Although almost every new American presidency is launched with renewed hope and optimism for both the president and the nation (Abraham Lincoln's being a conspicuous exception in 1861), a time comes when the public and the president's party begin to assess whether they made the right choice.

Are the public's expectations of the new president being met? Are the many promises that every candidate for president makes — and his apparent personal attributes — hanging together and beginning to form a potentially coherent and successful administration of government?

It is a commonplace of Washington politics that it is not news when the other party attacks, but it is noteworthy when there is opposition within a president's own party.

Last week, on two of his three major domestic legislative initiatives — health policy and financial re-regulation — strong Democratic Party congressional doubts (and, on some important details, opposition) emerged.

Abroad, the extraordinary and heroic rising of the Iranian people and the predictable but deeply disconcerting nuclear provocation of the North Korean regime are beginning the process of coloring in the public picture of the president's foreign-policy methods and effectiveness. Last week, public expectations and early presidential performance began to separate a little.

I don't think the Obama team would contradict me if I suggested that at the heart of Mr. Obama's winning campaign was his image as a progressive, idealistic, highly intelligent and masterfully competent man. Hopes for a "post-racial" society also motivated votes for Obama from both Democrats and Republicans. These images were projected by the campaign to contrast (in the campaign's view) with the then-incumbent Republican president.

In the weeks leading up to last week, the president disappointed many of his most intense supporters on the left by backpedaling on war-, civil liberties- and transparency-related issues, while Republican opposition increased as he made his first Supreme Court nomination on an identity-politics basis and advanced his intrusive industrial and regulatory policies.

His early predictions of unemployment rates have sadly been breached by events as the interest rates on Treasury notes needed to finance the president's proposed deficits are going up steadily — thus driving up mortgage rates and driving down housing recovery.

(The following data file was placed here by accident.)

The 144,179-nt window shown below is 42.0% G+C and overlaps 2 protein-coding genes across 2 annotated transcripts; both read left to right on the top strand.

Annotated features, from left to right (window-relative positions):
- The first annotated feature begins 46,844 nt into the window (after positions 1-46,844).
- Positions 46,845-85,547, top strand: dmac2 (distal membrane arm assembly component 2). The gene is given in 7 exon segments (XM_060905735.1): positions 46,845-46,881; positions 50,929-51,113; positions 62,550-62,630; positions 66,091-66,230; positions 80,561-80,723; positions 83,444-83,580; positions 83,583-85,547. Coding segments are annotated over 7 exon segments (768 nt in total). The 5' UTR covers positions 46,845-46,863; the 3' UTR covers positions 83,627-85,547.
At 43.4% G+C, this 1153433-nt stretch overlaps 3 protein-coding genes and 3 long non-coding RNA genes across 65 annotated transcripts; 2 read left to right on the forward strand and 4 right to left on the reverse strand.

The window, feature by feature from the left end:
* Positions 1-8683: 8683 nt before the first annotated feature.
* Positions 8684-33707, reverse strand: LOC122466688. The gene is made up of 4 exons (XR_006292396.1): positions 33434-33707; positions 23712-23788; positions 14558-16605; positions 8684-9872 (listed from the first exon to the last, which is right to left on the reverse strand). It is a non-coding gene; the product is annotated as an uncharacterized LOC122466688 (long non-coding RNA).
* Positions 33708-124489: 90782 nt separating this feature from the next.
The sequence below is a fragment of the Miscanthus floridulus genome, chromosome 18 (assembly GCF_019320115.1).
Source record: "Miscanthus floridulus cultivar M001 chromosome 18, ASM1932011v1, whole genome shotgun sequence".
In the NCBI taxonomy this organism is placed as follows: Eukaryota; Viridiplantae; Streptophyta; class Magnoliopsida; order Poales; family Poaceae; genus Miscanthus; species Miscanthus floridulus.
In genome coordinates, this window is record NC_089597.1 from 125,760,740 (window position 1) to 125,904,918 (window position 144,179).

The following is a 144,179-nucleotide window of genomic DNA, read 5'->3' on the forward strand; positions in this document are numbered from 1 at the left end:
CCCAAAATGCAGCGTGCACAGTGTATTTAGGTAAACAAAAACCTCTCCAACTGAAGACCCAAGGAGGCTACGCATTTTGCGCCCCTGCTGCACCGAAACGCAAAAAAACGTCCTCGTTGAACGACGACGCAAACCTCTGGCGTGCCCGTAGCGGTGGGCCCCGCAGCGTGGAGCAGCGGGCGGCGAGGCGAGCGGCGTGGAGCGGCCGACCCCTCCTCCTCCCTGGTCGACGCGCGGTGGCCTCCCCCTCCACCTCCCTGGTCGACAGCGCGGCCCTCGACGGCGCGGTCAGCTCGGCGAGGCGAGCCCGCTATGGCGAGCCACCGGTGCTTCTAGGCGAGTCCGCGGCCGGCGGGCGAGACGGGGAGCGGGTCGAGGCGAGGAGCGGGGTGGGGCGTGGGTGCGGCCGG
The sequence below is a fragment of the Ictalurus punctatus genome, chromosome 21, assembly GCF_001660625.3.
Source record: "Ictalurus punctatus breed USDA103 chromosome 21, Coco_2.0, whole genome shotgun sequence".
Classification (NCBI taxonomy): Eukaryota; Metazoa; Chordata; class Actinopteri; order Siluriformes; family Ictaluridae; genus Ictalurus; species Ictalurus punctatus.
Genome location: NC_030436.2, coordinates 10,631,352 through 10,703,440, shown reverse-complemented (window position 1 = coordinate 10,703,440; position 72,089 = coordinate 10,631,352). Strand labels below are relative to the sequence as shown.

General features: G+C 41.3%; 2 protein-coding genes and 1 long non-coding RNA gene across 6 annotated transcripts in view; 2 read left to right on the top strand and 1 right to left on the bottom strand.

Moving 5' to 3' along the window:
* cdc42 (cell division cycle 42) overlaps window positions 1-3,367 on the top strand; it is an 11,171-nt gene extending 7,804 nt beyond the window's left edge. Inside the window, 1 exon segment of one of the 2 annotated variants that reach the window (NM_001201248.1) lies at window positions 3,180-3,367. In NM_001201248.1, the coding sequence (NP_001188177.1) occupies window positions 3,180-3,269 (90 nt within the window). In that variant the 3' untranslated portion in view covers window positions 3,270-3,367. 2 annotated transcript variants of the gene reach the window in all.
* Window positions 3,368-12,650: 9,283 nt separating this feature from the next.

Those same left-of-center supporters last week were very disappointed with what they see as his excessive solicitude to big Wall Street interests in his financial deregulation proposal, while the financial institutions that contributed handsomely to his campaign see the proposed regulations as too burdensome and bad for a growing economy.

Obama responded to the Iranian regime's murderous suppression of its public with a defensible (although I strongly disagree with it) but Kissingerian realpolitik calculation. The purported logic of that position sits uneasily on the consciences of many of his liberal supporters — who previously had heard the president's high moral and idealistic tone — and many conservatives, as well.

It is an unnatural and probably un-useful political act when a liberal Democratic White House cites the approval of its historic foreign-policy bete noire — in this case, Henry Kissinger — as justification for the president's foreign-policy plays — in this case, on Iran.

But at the crux of last week's political consternations was the hard-to-avoid implication that the president's domestic agenda — particularly his signature health policy plans (which also have been the Democratic Party's signature domestic issue) — was running headlong into both economically and politically intolerable deficits and national debt accumulation.

The Congressional Budget Office's preliminary cost and deficit calculations of the president's overall budget and specific health proposals have sent tremors through the Democratic Party establishment, and the White House is feeling the vibrations.

Not counting the estimated $1.6 trillion 10-year cost for part of the president's proposed health policy changes, the CBO predicts that the administration's budget proposal would increase the national debt by $9.3 trillion over 10 years — almost twice the total national debt from George Washington to George W. Bush. Even the president's own Office of Management and Budget director, Peter Orszag, has stated that a continued deficit that is more than 3.5 percent of gross domestic product is "unsustainable." The president's budget is more than 4 percent of GDP.

Moreover, to advance the president's climate change legislation (the third of his big three legislative initiatives), Rep. Henry Waxman, chairman of the House Energy and Commerce Committee, has had to cut way back on its early-years revenue-raising provisions in order to induce more support among Democratic congressmen — thus further increasing future deficits beyond even the current budget proposal.

Though the president remains broadly admired, with his personal-approval polling numbers at about 60 percent, his policy proposals are becoming less popular with the public as they are emerging in more detail. And as even those policies that are popular appear to be unaffordable, the president's Democratic senatorial allies are focusing more on their responsibilities as senators and less on their party loyalties to a Democratic president.

Although the president is looking somewhat inconsistent and less effective while his policies are looking less plausible, it's early, and legislative success may yet be the president's this season. But it is not too early for Democratic Party nerves and their ending of the presidential honeymoon.

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Tony Blankley is executive vice president of Edelman public relations in Washington. Comment by clicking here.

© 2009, Creators Syndicate